CAPEC Details
Name Manipulating User-Controlled Variables
Likelyhood of attack Typical severity
High Very High
Summary This attack targets user controlled variables (DEBUG=1, PHP Globals, and So Forth). An attacker can override environment variables leveraging user-supplied, untrusted query variables directly used on the application server without any data sanitization. In extreme cases, the attacker can change variables controlling the business logic of the application. For instance, in languages like PHP, a number of poorly set default configurations may allow the user to override variables.
Prerequisites A variable consumed by the application server is exposed to the client. A variable consumed by the application server can be overwritten by the user. The application server trusts user supplied data to compute business logic. The application server does not perform proper input validation.
Execution Flow
Step Phase Description Techniques
1 Explore The attacker communicates with the application server using a thin client (browser) or thick client.
2 Experiment While communicating with the server, the attacker finds that they can control and override a variable consumed by the application server.
3 Exploit The attacker overrides the variable and influences the normal behavior of the application server.
Solutions If the register_globals option is enabled, PHP will create global variables for each GET, POST, and cookie variable included in the HTTP request. This means that a malicious user may be able to set variables unexpectedly. For instance make sure that the server setting for PHP does not expose global variables. A software system should be reluctant to trust variables that have been initialized outside of its trust boundary. Ensure adequate checking is performed when relying on input from outside a trust boundary. Separate the presentation layer and the business logic layer. Variables at the business logic layer should not be exposed at the presentation layer. This is to prevent computation of business logic from user controlled input data. Use encapsulation when declaring your variables. This is to lower the exposure of your variables. Assume all input is malicious. Create an allowlist that defines all valid input to the software system based on the requirements specifications. Input that does not match against the allowlist should be rejected by the program.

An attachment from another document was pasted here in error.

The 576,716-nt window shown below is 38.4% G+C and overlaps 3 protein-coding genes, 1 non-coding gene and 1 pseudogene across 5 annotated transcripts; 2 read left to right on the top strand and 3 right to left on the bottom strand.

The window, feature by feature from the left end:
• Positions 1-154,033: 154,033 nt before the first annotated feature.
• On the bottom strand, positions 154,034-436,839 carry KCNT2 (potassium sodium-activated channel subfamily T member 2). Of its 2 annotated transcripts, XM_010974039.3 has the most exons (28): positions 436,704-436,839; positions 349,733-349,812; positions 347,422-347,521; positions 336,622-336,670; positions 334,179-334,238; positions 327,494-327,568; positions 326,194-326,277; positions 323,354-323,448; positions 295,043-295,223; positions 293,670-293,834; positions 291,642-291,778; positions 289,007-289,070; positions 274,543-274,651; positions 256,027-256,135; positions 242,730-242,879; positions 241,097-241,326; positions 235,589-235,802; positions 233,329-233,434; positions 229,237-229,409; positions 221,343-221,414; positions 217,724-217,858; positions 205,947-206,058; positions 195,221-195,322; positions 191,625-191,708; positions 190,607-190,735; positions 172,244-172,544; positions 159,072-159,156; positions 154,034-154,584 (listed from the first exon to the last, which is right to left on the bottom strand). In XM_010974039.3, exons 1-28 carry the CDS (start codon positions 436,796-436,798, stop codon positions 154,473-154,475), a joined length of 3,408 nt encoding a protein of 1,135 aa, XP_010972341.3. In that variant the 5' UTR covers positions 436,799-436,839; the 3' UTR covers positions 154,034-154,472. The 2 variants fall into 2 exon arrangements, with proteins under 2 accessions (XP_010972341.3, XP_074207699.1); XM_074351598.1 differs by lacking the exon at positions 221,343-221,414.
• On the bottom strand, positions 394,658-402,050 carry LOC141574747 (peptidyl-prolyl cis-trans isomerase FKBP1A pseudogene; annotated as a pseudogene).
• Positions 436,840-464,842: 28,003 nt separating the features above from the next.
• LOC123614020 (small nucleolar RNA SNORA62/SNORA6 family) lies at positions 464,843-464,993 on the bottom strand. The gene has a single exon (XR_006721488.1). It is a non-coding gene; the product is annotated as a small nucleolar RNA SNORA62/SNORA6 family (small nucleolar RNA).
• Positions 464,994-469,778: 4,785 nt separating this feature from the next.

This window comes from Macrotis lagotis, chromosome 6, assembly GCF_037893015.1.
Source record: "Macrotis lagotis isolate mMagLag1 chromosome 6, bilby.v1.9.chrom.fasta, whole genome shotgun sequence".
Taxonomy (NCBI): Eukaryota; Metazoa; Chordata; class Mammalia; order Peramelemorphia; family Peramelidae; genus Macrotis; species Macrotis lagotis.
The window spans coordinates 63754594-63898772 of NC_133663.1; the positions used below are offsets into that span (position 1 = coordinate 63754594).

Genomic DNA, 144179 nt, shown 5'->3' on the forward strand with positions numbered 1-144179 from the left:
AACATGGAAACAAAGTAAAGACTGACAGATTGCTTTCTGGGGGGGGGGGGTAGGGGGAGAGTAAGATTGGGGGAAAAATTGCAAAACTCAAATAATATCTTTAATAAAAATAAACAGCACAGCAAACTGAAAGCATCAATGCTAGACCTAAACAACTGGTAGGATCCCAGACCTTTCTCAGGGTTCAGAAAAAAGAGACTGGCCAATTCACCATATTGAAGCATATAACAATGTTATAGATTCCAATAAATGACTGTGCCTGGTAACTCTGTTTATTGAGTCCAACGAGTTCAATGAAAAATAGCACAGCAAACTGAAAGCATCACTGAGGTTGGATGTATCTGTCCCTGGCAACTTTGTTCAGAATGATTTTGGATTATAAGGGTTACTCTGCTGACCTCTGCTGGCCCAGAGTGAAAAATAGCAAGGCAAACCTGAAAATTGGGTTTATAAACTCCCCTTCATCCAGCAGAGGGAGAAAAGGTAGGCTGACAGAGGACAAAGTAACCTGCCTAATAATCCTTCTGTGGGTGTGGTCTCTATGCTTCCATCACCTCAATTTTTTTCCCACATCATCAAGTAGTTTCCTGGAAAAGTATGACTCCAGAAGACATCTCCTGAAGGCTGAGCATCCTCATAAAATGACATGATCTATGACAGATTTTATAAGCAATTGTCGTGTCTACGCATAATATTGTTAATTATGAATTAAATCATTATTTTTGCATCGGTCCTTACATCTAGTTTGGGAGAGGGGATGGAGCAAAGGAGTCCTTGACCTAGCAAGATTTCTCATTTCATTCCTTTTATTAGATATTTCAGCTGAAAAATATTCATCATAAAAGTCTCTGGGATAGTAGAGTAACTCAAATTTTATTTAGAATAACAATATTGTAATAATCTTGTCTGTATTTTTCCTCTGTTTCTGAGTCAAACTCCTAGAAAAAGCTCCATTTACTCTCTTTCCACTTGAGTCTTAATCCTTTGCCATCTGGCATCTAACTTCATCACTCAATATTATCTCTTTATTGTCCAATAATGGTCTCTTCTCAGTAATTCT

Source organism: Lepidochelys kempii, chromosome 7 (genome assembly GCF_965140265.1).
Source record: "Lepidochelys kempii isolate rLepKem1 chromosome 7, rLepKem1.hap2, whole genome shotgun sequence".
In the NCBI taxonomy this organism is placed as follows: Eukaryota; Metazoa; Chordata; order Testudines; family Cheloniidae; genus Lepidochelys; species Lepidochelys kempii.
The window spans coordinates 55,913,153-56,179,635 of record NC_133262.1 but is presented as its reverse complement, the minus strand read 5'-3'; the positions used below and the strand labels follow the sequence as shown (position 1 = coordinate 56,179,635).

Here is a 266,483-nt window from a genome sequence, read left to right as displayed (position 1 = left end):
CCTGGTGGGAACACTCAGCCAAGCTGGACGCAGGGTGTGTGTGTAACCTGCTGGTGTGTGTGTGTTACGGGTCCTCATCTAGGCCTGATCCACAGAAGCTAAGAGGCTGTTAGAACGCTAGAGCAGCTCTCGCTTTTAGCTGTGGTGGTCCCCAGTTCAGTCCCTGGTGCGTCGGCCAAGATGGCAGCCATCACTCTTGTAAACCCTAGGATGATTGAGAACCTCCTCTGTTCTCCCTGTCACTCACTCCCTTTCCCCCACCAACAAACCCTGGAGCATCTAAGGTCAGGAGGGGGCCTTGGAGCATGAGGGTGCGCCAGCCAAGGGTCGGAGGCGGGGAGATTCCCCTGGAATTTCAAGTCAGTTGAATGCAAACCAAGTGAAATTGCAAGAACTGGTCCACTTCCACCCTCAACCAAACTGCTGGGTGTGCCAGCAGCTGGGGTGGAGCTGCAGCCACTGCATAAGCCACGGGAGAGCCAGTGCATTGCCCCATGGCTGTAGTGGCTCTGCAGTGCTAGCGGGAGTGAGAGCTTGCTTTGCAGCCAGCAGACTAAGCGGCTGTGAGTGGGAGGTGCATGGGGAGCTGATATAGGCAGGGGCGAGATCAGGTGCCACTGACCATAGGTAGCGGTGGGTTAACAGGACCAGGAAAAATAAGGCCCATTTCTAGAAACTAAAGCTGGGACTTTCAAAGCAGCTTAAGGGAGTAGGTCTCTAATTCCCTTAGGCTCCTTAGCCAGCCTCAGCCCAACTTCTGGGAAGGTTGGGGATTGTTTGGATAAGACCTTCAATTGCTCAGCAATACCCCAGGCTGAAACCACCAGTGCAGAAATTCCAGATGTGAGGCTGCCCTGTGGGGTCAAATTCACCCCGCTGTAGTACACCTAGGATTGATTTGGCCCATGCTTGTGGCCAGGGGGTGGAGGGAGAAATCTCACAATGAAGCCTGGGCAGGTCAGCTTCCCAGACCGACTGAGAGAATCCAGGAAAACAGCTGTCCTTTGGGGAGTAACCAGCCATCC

Related Weaknesses
CWE ID Description
CWE-15 External Control of System or Configuration Setting
CWE-94 Improper Control of Generation of Code ('Code Injection')
CWE-96 Improper Neutralization of Directives in Statically Saved Code ('Static Code Injection')
CWE-285 Improper Authorization
CWE-302 Authentication Bypass by Assumed-Immutable Data
CWE-473 PHP External Variable Modification
CWE-1321 Improperly Controlled Modification of Object Prototype Attributes ('Prototype Pollution')
Related CAPECS
CAPEC ID Description
CAPEC-22 An attack of this type exploits vulnerabilities in client/server communication channel authentication and data integrity. It leverages the implicit trust a server places in the client, or more importantly, that which the server believes is the client. An attacker executes this type of attack by communicating directly with the server where the server believes it is communicating only with a valid client. There are numerous variations of this type of attack.